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I have been experimenting with the Marshall as of late.

Most master games in the three main lines 11...c6, 11...Nf6, and 11...Bb7 seem to lead to a draw.

While this isn't necessarily a bad result with black, especially against a higher rated opponent, one has to wonder if there are any lines that offer better winning chances.

Are there any ideas that haven't been explored as often (maybe 11...Nb6, 11...Nf4, 11...Be6), or should I just stick to the Chigorin variations?

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    The answer to the title question is almost surely yes (an extension of the fact that chess is almost surely a draw), but the body asks a different question. What exactly are you looking for, given that all the other ideas are almost surely drawn?
    – Allure
    Jun 12 at 5:11
  • @Allure Is there a way to lessen the chances of a draw? Black has initiative in the Marshall, but white's moves are rather straightforward. Will the lesser played moves lead to a more double-edged game?
    – DdogBoss
    Jun 12 at 5:24
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    It may be worth pointing out that just because a line is drawish at GM level need not mean it is at lower levels. The Marshall is a very sharp opening. At lower levels that means there's a lot of ways to go wrong and lose the way for either side. At the top level however, sharp often means "can be analyzed to move 30 when a lot of stuff gets traded down" because there are only a few plausible moves in many positions. Is that relevant for your typical amateur player though? Not really.
    – koedem
    Jun 12 at 22:46

2 Answers 2

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Most GM games in the Marshall end in draws since it's been analyzed to death, so GMs are booked up on theory for many many moves. It's basically like both players using an engine until say move 30, and then playing on their own. Playing out a dead equal position on move 30 is likely to end in a draw, since there's not as much character left in the game. A normal chess game starts on move 0 and is also objectively equal, but there are higher chances to make mistakes due to the increased complexity.

To be fair, there are some lines where White can play a risk-free game even at the expert/amateur level. E.g., some variations have well-known possibilities for an early forced draw. Or maybe White can get a middlegame/endgame position that only he has chances to win. But I don't think the Marshall falls into this category. Black has excellent compensation for the pawn, and he is the one attacking. Of course, he must attack in order to prove compensation for the pawn, but I digress.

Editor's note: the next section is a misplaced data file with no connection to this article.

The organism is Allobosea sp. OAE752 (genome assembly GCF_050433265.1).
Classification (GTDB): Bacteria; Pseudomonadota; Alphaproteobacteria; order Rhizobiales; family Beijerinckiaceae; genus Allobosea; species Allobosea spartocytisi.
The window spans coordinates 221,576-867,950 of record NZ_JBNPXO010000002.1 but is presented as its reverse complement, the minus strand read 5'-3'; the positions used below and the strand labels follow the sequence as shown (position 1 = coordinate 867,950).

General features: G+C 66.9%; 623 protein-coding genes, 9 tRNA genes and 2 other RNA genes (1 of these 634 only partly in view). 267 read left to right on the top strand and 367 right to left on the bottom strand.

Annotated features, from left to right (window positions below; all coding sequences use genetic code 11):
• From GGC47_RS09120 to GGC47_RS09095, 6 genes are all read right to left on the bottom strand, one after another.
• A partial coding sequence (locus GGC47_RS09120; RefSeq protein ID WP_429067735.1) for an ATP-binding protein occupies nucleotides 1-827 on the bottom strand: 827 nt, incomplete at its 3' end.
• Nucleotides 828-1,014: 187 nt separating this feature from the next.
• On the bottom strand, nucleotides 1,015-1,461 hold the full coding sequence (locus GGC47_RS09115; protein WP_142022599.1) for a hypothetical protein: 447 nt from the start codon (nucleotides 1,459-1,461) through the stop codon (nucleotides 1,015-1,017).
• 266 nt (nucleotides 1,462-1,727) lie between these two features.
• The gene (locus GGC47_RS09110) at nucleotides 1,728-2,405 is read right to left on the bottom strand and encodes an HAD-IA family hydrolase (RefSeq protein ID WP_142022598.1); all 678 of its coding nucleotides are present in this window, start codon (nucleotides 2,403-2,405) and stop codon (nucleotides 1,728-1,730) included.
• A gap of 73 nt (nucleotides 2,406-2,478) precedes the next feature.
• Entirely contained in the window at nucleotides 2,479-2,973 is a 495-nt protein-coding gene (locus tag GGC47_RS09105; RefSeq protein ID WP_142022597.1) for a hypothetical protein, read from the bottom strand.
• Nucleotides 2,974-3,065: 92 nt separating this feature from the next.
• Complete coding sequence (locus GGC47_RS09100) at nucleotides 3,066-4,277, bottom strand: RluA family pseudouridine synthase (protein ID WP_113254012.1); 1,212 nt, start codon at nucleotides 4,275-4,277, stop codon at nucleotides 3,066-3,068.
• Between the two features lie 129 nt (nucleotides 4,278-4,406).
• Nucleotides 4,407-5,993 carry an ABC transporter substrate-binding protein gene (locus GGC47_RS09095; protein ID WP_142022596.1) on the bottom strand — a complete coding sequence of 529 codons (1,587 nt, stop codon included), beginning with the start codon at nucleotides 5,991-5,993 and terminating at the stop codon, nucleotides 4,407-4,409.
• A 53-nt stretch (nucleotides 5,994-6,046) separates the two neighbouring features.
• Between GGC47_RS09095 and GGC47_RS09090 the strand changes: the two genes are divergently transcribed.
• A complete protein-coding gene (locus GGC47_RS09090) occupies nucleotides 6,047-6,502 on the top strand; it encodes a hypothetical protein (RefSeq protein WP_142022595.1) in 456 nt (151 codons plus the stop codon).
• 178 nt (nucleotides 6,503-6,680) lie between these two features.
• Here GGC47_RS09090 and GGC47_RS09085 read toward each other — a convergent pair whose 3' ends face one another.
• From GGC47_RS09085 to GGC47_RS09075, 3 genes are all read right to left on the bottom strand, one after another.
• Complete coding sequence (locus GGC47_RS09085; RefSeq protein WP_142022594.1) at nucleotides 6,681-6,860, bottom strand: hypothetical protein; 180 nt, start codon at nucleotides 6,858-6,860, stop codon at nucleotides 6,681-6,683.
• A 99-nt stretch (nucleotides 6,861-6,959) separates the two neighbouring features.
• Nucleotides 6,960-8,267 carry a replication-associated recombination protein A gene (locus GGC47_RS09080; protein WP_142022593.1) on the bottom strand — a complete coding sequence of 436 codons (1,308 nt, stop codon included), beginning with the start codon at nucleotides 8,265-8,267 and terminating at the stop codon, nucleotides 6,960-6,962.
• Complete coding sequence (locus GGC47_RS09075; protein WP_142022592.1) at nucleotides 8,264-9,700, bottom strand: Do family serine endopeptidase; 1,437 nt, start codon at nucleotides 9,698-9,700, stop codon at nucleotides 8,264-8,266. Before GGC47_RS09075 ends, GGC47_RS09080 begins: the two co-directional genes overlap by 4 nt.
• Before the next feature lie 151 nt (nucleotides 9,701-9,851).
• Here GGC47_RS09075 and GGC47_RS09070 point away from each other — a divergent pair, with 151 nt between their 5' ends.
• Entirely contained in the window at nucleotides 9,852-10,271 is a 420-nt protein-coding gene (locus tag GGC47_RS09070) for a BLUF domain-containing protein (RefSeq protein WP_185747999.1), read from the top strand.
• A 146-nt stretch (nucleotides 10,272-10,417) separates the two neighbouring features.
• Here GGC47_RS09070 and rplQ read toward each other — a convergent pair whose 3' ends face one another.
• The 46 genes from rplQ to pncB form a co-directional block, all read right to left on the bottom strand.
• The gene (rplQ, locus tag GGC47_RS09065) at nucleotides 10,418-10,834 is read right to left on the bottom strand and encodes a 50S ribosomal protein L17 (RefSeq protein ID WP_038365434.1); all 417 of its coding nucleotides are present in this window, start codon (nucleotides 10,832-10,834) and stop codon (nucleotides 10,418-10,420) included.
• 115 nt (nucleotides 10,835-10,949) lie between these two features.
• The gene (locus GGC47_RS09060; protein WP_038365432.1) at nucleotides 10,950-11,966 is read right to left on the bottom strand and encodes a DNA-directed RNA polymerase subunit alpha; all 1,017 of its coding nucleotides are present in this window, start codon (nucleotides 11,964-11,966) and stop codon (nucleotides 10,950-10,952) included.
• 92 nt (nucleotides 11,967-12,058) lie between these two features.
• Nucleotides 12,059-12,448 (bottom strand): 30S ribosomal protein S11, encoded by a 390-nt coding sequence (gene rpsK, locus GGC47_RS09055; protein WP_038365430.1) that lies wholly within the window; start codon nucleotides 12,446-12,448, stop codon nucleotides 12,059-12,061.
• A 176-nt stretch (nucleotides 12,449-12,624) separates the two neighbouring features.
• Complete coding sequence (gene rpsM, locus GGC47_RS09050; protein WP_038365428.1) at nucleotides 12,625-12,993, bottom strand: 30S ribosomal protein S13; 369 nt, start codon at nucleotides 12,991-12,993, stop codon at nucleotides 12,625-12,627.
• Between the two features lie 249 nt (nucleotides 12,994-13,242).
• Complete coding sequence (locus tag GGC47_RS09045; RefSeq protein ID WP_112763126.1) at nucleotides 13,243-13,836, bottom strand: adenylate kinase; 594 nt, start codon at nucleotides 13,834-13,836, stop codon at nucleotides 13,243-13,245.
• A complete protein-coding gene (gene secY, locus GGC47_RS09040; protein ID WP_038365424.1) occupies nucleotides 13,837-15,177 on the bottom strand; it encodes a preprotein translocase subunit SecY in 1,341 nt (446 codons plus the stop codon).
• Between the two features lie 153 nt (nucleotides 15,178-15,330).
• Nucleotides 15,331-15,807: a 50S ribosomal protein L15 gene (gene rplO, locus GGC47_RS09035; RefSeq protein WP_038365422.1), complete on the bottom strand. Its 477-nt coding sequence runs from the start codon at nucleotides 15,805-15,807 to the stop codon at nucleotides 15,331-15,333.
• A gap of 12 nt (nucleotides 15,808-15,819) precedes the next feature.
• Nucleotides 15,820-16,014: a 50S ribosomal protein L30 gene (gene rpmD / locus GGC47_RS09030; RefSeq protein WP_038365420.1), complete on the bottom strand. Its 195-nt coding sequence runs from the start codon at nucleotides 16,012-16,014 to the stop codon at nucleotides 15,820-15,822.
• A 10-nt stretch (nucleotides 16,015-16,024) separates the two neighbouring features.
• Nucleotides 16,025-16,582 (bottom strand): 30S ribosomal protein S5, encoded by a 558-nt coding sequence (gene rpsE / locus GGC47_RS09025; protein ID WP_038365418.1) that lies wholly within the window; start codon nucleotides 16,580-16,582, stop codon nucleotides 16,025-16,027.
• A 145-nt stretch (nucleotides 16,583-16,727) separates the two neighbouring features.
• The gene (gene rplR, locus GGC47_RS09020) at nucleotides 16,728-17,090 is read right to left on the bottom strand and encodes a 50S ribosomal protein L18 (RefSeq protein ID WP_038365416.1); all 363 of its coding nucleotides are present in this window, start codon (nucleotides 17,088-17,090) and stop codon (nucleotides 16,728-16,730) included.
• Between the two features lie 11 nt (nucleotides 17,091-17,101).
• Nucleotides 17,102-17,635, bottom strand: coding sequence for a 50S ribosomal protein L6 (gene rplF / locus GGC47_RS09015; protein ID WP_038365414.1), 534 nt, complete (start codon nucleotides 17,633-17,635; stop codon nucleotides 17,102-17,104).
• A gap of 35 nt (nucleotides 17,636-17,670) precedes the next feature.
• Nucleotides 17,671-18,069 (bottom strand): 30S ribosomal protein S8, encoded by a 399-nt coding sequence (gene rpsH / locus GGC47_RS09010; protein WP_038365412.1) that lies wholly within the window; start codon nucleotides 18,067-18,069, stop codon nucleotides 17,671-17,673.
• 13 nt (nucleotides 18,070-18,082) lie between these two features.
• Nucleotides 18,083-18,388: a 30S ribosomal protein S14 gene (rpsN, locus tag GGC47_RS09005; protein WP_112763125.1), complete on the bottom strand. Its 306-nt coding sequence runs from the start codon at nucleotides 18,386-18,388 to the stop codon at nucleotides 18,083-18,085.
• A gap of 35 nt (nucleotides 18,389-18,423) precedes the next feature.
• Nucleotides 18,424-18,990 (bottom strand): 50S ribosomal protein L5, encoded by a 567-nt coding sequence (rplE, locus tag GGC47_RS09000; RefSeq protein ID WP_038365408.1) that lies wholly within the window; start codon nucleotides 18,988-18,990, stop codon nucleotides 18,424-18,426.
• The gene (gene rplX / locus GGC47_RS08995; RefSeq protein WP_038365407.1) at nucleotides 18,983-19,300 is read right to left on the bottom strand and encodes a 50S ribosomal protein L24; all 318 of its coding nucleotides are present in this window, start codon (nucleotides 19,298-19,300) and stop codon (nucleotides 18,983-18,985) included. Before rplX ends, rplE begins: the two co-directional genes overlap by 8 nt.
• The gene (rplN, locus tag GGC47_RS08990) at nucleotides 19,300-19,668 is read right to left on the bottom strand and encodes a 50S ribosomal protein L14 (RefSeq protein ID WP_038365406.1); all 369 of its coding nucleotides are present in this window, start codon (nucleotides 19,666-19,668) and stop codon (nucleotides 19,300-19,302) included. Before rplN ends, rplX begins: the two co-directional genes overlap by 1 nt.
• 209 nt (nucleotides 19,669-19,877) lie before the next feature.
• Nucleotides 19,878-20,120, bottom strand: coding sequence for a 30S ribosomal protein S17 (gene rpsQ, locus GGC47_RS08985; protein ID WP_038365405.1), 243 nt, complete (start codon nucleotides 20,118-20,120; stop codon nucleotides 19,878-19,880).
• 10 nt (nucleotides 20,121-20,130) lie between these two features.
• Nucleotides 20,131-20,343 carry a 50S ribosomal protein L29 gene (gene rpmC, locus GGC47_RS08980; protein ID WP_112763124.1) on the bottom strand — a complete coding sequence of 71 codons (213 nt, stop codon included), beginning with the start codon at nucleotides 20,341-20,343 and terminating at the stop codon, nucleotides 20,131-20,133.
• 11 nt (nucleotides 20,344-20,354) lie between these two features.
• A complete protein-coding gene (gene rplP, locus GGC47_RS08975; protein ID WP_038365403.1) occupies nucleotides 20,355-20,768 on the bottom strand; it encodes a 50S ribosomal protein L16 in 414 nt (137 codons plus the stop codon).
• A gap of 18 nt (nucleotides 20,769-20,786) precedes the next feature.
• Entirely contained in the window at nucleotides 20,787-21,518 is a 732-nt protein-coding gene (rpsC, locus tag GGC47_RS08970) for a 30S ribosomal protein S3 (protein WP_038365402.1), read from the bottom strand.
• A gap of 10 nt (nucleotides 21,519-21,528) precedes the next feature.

If you're worried about your opponent being booked up on theory, you could play lines like the Chigorin or Zaitsev, as these tend to be more closed and strategical. But if your opponent knows a lot of theory, then chances are they'll know how to get a slight advantage in these lines. Nowadays in the Ruy Lopez, Black's best systems are the Berlin, Marshall, Open variation, and perhaps the Arkhangelsk. I'd recommend learning the Marshall and one other system on this list, making it more difficult for opponents to prepare for you. If that's not a big concern then just playing the Marshall alone is enough.

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The best way to play is to come up with your own ideas. Anyone can memorize a single line which means a 900 can play like a GM as long as you stay in the lines they've memorized.

How do you come up with unique lines?

First, I like getting the general idea of an opening and then playing it in blitz. Ive come up with good lines doing that. Just play what you would normally play and sometimes you stumble into great moves.

Also, looking at win% and engine evaluation can help you find lines that are overlooked. For example, my main line in the Evans gambit is a move I found from Stockfish but has never been played in a tournament. SF considers it the best move and gives white a small edge.

You can also sort lichess' database by rating. Look for trappy lines that are common. My main d4 defense came out of me discovering a trappy line that's the most common line vs <2000 players. I've built an entire system out of that that's a super solid line but can transpose to very aggressive lines. Also, ridiculously easy to learn.

And, looking at old lines and rehabilitating them. An example might be Damiano's defense. Most people assume white is winning easily but its actually playable as black if you know the lines. Silman had an article on his website back in the day.

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